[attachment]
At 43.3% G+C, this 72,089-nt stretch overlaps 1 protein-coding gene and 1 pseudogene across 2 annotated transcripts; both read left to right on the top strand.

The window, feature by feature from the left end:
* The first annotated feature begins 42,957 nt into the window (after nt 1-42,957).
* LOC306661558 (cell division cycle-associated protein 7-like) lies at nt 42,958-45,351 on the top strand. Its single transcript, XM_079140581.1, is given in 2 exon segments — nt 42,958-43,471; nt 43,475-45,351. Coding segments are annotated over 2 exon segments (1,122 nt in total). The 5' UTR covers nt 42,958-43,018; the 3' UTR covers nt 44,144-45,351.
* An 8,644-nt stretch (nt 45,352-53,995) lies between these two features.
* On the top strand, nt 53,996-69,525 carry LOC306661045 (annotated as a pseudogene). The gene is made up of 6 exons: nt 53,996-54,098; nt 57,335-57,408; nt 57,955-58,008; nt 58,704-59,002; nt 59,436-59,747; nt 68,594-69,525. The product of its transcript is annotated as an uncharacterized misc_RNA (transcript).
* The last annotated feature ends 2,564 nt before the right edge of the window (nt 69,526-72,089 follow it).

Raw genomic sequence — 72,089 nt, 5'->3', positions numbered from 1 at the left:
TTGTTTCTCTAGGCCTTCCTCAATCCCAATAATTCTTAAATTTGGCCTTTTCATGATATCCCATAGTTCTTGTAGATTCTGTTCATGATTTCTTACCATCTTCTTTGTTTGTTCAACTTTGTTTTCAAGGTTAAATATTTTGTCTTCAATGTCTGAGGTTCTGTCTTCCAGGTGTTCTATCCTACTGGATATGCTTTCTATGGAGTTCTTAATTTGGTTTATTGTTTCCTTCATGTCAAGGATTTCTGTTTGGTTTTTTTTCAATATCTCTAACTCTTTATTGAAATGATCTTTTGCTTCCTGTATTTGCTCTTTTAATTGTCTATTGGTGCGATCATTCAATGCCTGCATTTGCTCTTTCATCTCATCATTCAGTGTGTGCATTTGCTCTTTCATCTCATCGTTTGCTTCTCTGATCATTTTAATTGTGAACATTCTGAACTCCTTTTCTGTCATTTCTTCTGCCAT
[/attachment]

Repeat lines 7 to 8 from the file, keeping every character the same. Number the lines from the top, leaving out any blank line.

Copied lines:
* The last annotated feature ends 2,564 nt before the right edge of the window (nt 69,526-72,089 follow it).

Raw genomic sequence — 72,089 nt, 5'->3', positions numbered from 1 at the left: